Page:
Elon Musk groupies' SolarCity tan lacks a good base. Shares in the solar-panel leasing firm part-owned by the tech guru have almost quintupled since its stock-market debut in December, even allowing for a recent drop. But SolarCity probably won't turn a profit till 2016 and is at best worth half its current $2.9-billion (U.S.) valuation.
The company certainly has an appeal. Less than 1 per cent of U.S. houses sport panels, but this is expected to grow thanks to growing public awareness, lower prices and government assistance.
And SolarCity struck on an innovative way to fit solar panels at little or no upfront cost to homeowners. Other companies bear the installation cost – such as Google and U.S. Bancorp and then benefit from generous tax credits. SolarCity, meanwhile, charges for leases and providing electricity.
The company, though, is likely to remain unprofitable for some time yet. Investors in such companies know they have to be patient, but SolarCity currently trades at a vertiginous eight times estimated 2015 revenue – a year in which it is still likely to be in the red. The alternative energy provider has no exact peers, but companies with similar lease-based income streams, including Time Warner Cable and home security provider ADT, trade on just two times 2015 revenue.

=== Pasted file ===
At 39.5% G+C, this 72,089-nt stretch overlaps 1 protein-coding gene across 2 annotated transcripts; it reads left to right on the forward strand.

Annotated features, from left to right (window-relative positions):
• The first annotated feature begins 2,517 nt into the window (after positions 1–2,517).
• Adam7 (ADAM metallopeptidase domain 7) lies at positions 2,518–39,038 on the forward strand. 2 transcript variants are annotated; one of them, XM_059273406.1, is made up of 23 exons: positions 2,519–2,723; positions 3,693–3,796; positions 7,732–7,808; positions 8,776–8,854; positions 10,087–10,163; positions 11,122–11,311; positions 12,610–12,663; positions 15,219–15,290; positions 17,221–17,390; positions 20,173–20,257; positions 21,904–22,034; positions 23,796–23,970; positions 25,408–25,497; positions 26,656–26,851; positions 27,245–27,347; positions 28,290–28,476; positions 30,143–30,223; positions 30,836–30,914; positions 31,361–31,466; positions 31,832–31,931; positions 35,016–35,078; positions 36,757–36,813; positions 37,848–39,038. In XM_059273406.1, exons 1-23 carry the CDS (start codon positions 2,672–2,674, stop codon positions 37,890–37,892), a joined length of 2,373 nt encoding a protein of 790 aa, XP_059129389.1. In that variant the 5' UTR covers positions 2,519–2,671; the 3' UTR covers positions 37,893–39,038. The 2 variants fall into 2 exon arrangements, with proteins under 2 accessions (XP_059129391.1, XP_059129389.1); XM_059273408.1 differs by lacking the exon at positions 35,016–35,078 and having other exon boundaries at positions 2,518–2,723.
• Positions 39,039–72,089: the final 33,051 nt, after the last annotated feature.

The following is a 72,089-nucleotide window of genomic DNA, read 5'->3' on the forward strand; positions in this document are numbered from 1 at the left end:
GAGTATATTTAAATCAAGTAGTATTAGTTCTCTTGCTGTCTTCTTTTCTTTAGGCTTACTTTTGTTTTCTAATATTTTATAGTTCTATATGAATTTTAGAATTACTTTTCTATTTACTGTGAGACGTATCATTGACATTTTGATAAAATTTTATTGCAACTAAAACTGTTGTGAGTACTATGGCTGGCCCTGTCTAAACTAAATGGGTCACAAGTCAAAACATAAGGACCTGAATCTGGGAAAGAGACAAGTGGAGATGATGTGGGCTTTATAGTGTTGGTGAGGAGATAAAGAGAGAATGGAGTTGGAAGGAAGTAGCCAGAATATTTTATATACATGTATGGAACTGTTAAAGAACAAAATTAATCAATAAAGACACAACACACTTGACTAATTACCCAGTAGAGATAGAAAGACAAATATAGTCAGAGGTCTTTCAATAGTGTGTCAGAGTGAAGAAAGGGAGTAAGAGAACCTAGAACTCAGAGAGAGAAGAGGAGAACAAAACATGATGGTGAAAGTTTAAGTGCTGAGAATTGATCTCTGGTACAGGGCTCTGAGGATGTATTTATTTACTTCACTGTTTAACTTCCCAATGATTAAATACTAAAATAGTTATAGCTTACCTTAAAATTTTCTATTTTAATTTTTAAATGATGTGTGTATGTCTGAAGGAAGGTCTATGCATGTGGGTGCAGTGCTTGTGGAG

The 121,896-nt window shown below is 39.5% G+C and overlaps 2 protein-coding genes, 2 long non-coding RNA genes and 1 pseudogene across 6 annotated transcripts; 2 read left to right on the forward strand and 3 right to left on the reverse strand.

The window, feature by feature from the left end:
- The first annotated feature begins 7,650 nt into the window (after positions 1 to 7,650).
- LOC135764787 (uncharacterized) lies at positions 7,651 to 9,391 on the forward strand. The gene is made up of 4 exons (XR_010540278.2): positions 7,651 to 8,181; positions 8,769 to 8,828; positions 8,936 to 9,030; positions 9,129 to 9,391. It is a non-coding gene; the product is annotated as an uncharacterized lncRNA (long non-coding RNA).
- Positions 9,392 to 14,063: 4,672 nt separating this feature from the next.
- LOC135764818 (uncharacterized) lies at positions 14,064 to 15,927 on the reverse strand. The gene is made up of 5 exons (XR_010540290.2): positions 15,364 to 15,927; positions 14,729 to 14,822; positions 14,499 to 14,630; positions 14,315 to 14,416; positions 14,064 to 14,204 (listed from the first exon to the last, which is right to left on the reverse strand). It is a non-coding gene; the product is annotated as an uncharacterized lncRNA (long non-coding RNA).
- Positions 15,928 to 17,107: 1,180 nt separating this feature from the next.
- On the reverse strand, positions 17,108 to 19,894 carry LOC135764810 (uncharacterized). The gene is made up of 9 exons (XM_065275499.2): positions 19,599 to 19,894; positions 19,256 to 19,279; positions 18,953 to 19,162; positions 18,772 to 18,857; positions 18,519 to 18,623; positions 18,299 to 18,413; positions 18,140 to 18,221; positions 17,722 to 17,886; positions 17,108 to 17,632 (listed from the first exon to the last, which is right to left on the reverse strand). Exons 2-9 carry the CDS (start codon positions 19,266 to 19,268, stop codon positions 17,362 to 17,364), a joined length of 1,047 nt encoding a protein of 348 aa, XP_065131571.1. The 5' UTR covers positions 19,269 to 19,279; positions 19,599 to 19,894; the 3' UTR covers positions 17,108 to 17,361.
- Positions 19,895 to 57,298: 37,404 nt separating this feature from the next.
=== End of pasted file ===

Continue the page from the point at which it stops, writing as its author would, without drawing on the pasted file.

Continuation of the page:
Such a premium may be defensible if SolarCity starts growing the bottom line quickly thereafter. But that's likely to remain relatively low. Even using discounted cash flow doesn't justify the stock price. Raymond James estimates cash flow to 2017 is $1.9-billion. Factor in a 6 per cent discount rate and some 25 per cent dilution from options and warrants and the company's worth just $20 a share – almost half its current price.
And there are risks including higher interest rates and a reduction in the tax credits that are central to its operations. On top of that, side deals with the companies who finance installing the panels make SolarCity's earnings hard to predict and the barrier to entering its leasing business may not be that high.
That's not to dismiss the company's potential. But investors hoping Mr. Musk can work his magic on SolarCity as he has at Tesla may be placing too much faith in him.